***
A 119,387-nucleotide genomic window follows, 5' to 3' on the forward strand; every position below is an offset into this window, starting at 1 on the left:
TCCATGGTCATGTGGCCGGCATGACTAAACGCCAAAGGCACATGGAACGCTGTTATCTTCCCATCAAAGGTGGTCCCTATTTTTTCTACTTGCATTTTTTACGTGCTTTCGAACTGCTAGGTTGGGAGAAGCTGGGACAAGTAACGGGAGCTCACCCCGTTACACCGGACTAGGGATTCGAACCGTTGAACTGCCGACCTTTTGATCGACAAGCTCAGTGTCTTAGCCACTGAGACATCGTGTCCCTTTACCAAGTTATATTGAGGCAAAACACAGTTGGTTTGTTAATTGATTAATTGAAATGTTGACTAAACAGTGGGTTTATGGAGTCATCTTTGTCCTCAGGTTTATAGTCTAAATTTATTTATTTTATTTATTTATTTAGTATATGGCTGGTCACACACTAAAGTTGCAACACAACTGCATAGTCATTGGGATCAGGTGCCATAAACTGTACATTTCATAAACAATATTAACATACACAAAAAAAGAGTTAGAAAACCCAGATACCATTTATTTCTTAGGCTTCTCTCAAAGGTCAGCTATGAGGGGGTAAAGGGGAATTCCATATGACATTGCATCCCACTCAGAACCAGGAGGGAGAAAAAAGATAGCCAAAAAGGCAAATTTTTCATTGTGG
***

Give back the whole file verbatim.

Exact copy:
A 119,387-nucleotide genomic window follows, 5' to 3' on the forward strand; every position below is an offset into this window, starting at 1 on the left:
TCCATGGTCATGTGGCCGGCATGACTAAACGCCAAAGGCACATGGAACGCTGTTATCTTCCCATCAAAGGTGGTCCCTATTTTTTCTACTTGCATTTTTTACGTGCTTTCGAACTGCTAGGTTGGGAGAAGCTGGGACAAGTAACGGGAGCTCACCCCGTTACACCGGACTAGGGATTCGAACCGTTGAACTGCCGACCTTTTGATCGACAAGCTCAGTGTCTTAGCCACTGAGACATCGTGTCCCTTTACCAAGTTATATTGAGGCAAAACACAGTTGGTTTGTTAATTGATTAATTGAAATGTTGACTAAACAGTGGGTTTATGGAGTCATCTTTGTCCTCAGGTTTATAGTCTAAATTTATTTATTTTATTTATTTATTTAGTATATGGCTGGTCACACACTAAAGTTGCAACACAACTGCATAGTCATTGGGATCAGGTGCCATAAACTGTACATTTCATAAACAATATTAACATACACAAAAAAAGAGTTAGAAAACCCAGATACCATTTATTTCTTAGGCTTCTCTCAAAGGTCAGCTATGAGGGGGTAAAGGGGAATTCCATATGACATTGCATCCCACTCAGAACCAGGAGGGAGAAAAAAGATAGCCAAAAAGGCAAATTTTTCATTGTGG